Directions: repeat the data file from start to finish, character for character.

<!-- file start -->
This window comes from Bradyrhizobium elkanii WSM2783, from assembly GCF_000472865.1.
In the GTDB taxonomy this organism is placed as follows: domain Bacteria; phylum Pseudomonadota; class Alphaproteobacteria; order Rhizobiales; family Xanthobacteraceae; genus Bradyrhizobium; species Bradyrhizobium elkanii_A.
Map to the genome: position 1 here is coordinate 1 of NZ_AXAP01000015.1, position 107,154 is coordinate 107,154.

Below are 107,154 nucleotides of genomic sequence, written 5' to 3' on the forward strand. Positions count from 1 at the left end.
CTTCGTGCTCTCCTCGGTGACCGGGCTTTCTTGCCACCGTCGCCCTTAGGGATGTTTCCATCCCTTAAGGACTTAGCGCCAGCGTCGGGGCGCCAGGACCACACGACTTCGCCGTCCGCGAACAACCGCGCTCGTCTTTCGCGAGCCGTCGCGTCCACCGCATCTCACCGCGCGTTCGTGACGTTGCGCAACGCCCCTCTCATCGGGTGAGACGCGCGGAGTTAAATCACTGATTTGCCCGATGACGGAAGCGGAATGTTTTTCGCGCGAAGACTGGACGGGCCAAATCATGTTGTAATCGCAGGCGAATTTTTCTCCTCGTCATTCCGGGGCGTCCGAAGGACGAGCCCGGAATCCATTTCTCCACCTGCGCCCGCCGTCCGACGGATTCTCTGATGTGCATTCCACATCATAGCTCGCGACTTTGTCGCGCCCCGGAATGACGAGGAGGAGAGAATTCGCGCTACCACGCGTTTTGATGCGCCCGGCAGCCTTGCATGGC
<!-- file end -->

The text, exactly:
This window comes from Bradyrhizobium elkanii WSM2783, from assembly GCF_000472865.1.
In the GTDB taxonomy this organism is placed as follows: domain Bacteria; phylum Pseudomonadota; class Alphaproteobacteria; order Rhizobiales; family Xanthobacteraceae; genus Bradyrhizobium; species Bradyrhizobium elkanii_A.
Map to the genome: position 1 here is coordinate 1 of NZ_AXAP01000015.1, position 107,154 is coordinate 107,154.

Below are 107,154 nucleotides of genomic sequence, written 5' to 3' on the forward strand. Positions count from 1 at the left end.
CTTCGTGCTCTCCTCGGTGACCGGGCTTTCTTGCCACCGTCGCCCTTAGGGATGTTTCCATCCCTTAAGGACTTAGCGCCAGCGTCGGGGCGCCAGGACCACACGACTTCGCCGTCCGCGAACAACCGCGCTCGTCTTTCGCGAGCCGTCGCGTCCACCGCATCTCACCGCGCGTTCGTGACGTTGCGCAACGCCCCTCTCATCGGGTGAGACGCGCGGAGTTAAATCACTGATTTGCCCGATGACGGAAGCGGAATGTTTTTCGCGCGAAGACTGGACGGGCCAAATCATGTTGTAATCGCAGGCGAATTTTTCTCCTCGTCATTCCGGGGCGTCCGAAGGACGAGCCCGGAATCCATTTCTCCACCTGCGCCCGCCGTCCGACGGATTCTCTGATGTGCATTCCACATCATAGCTCGCGACTTTGTCGCGCCCCGGAATGACGAGGAGGAGAGAATTCGCGCTACCACGCGTTTTGATGCGCCCGGCAGCCTTGCATGGC